AustLit logo
Issue Details: First known date: 2014... 2014 Tracking Our Country in Settler Literature
The material on this page is available to AustLit subscribers. If you are a subscriber or are from a subscribing organisation, please log in to gain full access. To explore options for subscribing to this unique teaching, research, and publishing resource for Australian culture and storytelling, please contact us or find out more.

AbstractHistoryArchive Description

'This is a narrative paper that tracks a story of Aboriginal representation and the concept of nation across the twentieth and early twenty-first centuries through some important Australian texts. I read this assemblage of settler literature through the cultural metaphor of tracking, because tracking is as much about anticipation as it is following. Tracking is about reading: reading land and people before and after whitefellas. It is about entering into the consciousness of the person or people of interest. Tracking is not just about reading the physical signs; it is about reading the mind. It is not just about seeing and hearing what is there; it is as much about what is not there. Tony Morrisson [sic] wrote of mapping ‘the critical geography’ (3) of the white literary imagination in her work on Africanist presence in American Literature, Playing in the Dark. This paper tracks the settler imagination on Aboriginal presence in Australian literature in the twentieth and early twenty-first centuries. ' (Author's introduction)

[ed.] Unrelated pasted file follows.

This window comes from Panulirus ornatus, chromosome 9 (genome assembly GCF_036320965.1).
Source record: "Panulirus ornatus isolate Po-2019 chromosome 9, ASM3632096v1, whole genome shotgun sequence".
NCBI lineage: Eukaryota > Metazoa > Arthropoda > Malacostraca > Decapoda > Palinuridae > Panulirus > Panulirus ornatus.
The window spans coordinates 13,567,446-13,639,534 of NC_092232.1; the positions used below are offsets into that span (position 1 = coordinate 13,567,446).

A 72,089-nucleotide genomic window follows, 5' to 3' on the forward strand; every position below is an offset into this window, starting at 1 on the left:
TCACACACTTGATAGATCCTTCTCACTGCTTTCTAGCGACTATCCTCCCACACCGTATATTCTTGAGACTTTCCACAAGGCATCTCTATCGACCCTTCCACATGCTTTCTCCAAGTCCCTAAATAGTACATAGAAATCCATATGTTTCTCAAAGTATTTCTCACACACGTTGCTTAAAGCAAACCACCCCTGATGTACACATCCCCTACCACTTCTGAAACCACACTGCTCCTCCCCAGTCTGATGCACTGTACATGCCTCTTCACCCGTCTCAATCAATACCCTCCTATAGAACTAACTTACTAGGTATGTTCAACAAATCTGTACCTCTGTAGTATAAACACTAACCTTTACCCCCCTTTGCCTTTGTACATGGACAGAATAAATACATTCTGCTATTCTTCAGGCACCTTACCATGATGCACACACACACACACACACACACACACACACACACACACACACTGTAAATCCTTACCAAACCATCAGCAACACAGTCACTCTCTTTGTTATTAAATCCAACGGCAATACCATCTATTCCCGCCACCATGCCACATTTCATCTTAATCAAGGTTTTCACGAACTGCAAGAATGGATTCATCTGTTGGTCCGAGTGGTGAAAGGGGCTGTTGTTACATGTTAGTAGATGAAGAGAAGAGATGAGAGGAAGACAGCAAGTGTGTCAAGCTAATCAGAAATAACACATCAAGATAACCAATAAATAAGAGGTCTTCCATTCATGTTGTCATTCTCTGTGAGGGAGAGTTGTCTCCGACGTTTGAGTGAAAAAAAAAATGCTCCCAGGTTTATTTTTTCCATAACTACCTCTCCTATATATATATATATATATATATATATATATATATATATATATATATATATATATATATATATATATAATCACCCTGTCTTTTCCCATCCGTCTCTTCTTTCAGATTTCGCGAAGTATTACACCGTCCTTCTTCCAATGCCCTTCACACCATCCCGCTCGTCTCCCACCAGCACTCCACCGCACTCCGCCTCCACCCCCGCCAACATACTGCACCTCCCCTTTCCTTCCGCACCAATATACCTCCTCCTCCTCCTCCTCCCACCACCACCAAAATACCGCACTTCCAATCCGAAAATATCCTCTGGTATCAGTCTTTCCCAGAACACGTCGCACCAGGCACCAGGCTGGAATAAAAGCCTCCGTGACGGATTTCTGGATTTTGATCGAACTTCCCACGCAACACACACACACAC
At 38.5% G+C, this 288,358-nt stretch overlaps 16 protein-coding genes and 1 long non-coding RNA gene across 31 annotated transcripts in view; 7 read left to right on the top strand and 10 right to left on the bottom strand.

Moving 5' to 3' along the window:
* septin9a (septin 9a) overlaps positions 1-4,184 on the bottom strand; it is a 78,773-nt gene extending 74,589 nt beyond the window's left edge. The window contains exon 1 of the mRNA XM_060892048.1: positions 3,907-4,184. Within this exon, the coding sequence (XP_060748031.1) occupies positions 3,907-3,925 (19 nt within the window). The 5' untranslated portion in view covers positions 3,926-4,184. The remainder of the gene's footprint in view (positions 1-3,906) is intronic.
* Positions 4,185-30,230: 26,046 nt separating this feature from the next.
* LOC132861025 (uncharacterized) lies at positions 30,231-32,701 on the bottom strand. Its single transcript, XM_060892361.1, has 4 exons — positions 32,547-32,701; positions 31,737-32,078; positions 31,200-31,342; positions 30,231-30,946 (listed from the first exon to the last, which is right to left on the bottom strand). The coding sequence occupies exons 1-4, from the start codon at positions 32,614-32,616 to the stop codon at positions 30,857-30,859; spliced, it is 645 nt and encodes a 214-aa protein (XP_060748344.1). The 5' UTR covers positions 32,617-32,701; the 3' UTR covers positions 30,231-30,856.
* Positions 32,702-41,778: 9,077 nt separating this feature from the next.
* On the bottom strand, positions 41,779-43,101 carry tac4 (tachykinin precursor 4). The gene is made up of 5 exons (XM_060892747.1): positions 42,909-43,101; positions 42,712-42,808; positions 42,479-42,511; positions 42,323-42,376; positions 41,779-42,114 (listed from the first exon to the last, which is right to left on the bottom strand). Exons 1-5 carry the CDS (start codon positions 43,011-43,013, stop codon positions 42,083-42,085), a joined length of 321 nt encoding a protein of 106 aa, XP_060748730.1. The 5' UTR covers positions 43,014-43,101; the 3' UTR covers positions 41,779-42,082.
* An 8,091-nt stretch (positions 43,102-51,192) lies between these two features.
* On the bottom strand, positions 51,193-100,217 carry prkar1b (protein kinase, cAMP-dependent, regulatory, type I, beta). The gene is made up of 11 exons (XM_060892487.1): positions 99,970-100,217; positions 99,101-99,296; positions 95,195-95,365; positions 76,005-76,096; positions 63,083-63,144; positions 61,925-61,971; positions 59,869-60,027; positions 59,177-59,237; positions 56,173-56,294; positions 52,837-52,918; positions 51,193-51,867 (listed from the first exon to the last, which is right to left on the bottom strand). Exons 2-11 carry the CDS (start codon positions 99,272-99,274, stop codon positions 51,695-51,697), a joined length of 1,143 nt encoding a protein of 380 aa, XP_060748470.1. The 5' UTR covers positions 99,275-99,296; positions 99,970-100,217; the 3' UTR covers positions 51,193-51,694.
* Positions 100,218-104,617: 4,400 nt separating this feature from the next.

• Epigraph: ‘Tracking for Blackfellas is like reading for whitefellas.’

    (Aunty Lil Smart nee Croker 1887–1980)

    Author's note: Aunty Lil was my Grandmother with whom I grew up.

  • Dorothy Green Memorial Lecture

Publication Details of Only Known VersionEarliest 2 Known Versions of

  • Appears in:
    y separately published work icon JASAL Country vol. 14 no. 3 2014 7916868 2014 periodical issue

    The BlackWords Symposium, held in October 2012, celebrated the fifth anniversary of the establishment of BlackWords, the AustLit-supported project recording information about, and research into, Aboriginal and Torres Strait Islander writers and storytellers. The symposium showcased the exciting state of Aboriginal and Torres Strait Islander creative writing and storytelling across all forms, contemporary scholarship on Indigenous writing, alongside programs such as the State Library of Queensland’s black&write! project, which supports writers’ fellowships, editing mentorships, and a trainee editor program for professional development for Indigenous editors. But really, the event was a celebration of the sort of thinking, the sort of resistance, and the re-writing of history that is evident in the epigraph to this introduction. ' (Source: Kilner, Kerry and Minter, Peter, JASAL Vol 14. No. 3, 2014: 1)

Last amended 25 Jan 2018 15:49:24 Tracking Our Country in Settler Literaturesmall AustLit logo JASAL
    Powered by Trove